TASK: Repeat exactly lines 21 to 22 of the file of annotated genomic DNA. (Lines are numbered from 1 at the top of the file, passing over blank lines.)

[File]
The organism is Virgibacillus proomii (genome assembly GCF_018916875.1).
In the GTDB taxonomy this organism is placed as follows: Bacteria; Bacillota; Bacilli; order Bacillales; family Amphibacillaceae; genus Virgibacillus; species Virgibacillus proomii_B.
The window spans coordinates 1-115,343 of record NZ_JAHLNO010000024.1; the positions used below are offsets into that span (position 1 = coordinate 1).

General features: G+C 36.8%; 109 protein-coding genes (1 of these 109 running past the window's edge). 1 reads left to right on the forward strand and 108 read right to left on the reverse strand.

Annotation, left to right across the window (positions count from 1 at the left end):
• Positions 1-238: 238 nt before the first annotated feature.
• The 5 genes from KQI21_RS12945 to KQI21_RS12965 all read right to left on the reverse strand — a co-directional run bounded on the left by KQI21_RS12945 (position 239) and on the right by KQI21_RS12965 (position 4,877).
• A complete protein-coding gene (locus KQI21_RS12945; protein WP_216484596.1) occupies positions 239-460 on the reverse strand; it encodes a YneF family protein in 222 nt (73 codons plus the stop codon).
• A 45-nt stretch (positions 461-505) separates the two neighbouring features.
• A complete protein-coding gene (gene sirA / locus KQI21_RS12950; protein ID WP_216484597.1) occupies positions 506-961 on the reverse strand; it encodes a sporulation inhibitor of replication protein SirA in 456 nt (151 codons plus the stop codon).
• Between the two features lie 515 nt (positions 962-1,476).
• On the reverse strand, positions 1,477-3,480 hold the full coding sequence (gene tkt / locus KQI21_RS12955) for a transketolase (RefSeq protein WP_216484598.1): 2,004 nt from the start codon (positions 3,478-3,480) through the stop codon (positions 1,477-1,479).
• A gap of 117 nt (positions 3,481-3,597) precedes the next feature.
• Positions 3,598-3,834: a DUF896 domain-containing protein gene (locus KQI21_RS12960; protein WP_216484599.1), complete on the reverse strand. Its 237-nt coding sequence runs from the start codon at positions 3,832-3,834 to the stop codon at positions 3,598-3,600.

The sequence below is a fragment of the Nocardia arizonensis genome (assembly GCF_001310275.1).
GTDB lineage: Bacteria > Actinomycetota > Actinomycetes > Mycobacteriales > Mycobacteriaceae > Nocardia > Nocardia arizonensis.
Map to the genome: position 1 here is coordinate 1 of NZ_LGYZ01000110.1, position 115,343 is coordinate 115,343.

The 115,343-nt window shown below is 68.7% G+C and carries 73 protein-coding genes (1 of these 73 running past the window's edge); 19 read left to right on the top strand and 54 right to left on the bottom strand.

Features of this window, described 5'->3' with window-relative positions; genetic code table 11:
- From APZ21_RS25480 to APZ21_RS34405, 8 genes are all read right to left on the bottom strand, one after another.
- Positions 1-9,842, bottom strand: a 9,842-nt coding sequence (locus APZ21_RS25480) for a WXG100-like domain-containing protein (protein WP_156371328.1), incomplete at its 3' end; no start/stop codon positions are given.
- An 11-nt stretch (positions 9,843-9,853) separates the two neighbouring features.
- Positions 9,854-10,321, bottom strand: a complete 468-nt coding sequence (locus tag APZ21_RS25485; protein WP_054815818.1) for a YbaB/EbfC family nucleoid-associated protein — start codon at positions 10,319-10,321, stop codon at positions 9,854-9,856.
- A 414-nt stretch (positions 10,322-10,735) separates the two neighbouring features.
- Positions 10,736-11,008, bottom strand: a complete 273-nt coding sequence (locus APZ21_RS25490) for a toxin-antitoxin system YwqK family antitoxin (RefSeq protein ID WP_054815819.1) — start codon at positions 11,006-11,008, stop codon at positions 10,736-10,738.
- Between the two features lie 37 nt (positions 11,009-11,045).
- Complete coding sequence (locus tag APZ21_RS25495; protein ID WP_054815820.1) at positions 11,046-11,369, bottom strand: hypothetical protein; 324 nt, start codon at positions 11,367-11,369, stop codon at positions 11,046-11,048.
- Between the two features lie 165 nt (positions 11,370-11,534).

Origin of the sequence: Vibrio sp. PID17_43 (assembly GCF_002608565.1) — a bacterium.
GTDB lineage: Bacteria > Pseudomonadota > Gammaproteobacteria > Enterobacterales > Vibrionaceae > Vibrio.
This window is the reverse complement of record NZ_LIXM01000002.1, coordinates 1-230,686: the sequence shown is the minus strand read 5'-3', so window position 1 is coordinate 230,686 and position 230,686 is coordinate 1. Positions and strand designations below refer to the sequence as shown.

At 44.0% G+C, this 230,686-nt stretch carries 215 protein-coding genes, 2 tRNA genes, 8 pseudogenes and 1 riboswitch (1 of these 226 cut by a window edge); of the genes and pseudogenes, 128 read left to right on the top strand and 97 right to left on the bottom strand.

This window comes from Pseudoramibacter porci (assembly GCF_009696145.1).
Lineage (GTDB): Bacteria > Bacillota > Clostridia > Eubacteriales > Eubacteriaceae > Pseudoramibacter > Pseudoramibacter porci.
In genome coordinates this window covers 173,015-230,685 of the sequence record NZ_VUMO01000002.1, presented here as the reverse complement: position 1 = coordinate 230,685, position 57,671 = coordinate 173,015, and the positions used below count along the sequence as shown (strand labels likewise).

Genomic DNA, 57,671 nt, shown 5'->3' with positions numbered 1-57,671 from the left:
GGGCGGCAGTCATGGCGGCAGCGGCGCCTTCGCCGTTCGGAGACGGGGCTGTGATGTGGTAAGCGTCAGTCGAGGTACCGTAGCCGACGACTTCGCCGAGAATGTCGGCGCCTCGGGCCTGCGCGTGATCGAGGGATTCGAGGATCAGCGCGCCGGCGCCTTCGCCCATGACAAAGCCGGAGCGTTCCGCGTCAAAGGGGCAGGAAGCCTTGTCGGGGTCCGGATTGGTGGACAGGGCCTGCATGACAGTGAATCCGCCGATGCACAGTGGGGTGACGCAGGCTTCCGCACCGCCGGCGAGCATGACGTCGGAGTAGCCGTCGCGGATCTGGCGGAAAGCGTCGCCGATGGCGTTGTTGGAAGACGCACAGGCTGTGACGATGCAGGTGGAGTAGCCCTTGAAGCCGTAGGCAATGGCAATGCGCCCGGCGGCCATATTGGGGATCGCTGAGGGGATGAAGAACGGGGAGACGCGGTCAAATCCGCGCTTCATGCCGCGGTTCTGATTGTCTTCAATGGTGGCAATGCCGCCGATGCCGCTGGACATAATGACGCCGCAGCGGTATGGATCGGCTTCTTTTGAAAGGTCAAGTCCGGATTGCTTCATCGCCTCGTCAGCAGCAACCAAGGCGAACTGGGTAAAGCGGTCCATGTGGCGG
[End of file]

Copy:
- Positions 1-9,842, bottom strand: a 9,842-nt coding sequence (locus APZ21_RS25480) for a WXG100-like domain-containing protein (protein WP_156371328.1), incomplete at its 3' end; no start/stop codon positions are given.
- An 11-nt stretch (positions 9,843-9,853) separates the two neighbouring features.